Connect2First claims 40 to 60% take rates for Arkansas fiber build

Connect2First has constructed 4,371 miles of fiber network across 18 Arkansas counties, and the internet service provider still has over 600 miles to go.

In "multiple areas" where service is already available, Connect2First is seeing take rates between 40 to 60%, according to Sales and Marketing Director Candace Looper. “We're expecting to have, once our services are completely built out, 30,000 active customers,” she told Fierce Telecom.

Connect2First is a wholly owned subsidiary of First Electric cooperative that provides fiber-to-the-home (FTTH) internet and home phone service to the coop’s members. Looper noted that once completed, the entire network build will have taken a total investment of around $240 million, including funds from several government programs.

The fiber provider expects to have 72,000 homes passed by the end of 2024, with service tiers up to 2.5 gig available for residents and businesses.

“The need for Connect2First absolutely came about because our membership needed to have fiber,” said Looper. “We have a lot of places in the rural areas of Arkansas that have very little to no connectivity at this time.”

Some of the denser areas within First Electric’s footprint do have other types of connectivity, like cable internet and phone, but those options aren’t providing the service at “a fiber-to-the-home level, or with symmetrical speeds,” added Looper.

To build its fiber network, Connect2First received $17.8 million from the Federal Communications Commission’s (FCC) Rural Digital Opportunity Fund. It also received Arkansas’ Rural Connect Grant funds in two counties that together, totaled over $15 million.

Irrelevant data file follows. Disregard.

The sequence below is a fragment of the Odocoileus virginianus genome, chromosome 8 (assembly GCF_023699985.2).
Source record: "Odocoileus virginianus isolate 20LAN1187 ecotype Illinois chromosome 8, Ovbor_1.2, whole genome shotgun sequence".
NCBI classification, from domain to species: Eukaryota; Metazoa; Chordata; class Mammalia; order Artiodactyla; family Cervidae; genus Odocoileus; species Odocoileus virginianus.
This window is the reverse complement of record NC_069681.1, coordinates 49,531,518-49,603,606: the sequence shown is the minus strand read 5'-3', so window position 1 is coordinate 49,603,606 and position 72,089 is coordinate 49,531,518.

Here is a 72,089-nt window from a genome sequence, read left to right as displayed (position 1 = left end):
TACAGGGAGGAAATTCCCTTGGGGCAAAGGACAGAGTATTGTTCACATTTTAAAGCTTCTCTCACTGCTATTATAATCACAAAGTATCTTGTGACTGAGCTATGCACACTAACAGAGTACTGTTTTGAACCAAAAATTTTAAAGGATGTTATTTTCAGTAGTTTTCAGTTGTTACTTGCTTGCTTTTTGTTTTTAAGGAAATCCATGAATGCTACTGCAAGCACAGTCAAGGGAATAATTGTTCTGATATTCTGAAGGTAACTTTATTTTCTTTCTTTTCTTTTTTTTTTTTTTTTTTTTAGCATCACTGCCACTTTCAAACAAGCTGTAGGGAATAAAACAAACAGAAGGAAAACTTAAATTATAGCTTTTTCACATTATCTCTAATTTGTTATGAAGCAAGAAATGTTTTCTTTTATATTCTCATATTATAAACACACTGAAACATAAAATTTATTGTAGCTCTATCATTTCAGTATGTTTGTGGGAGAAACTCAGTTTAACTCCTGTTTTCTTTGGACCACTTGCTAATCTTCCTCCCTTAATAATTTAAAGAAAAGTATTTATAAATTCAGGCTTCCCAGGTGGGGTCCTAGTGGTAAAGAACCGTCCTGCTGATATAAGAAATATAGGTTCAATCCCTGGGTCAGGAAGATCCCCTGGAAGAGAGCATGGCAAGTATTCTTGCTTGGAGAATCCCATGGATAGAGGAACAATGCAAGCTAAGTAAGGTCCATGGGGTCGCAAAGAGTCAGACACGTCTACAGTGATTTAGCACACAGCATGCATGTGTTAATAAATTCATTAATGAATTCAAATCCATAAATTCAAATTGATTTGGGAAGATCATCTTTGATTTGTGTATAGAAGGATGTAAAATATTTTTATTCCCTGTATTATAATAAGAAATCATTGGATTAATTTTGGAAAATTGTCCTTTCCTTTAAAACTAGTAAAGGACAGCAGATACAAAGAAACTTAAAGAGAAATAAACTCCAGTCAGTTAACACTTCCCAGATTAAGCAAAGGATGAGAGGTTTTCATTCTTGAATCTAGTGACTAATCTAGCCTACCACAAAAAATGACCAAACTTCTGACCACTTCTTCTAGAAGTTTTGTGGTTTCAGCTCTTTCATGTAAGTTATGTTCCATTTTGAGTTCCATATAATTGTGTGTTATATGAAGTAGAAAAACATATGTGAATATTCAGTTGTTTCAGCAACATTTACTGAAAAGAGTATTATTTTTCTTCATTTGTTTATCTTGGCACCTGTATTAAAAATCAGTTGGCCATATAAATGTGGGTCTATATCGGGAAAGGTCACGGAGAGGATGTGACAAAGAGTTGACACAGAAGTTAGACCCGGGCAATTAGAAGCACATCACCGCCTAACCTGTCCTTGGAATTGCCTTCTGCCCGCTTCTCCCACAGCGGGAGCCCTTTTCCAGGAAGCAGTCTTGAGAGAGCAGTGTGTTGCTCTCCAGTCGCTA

Meanwhile, Connect2First's consulting team is reviewing “any opportunities” to tap into the $42.5 billion Broadband Equity, Access and Deployment (BEAD) program for areas that are considered unserved or underserved in the region.

The company is working with multiple counties in Arkansas through their broadband committees to help identify which areas are underserved or unserved, which Looper said could help support the state in determining where to allocate additional funds. “We're going after any opportunity with grant money, so we can offset the cost for our construction build,” she added.

While First Electric has matched some of the government funding in part, Looper said the coop’s total investment amount is yet to be determined based on additional grant opportunities that may be available.

Connect2First is also venturing to some areas outside of the coop’s membership. It recently partnered with the City of Cabot to provide connectivity, which is outside of the First Electric membership base. This was made possible when Cabot passed a bond issue to build its own FTTH infrastructure, and named Connected2First as the provider of choice build and operate that network.

Such opportunities with local communities are “great ways that [Connect2First] can expand,” said Looper.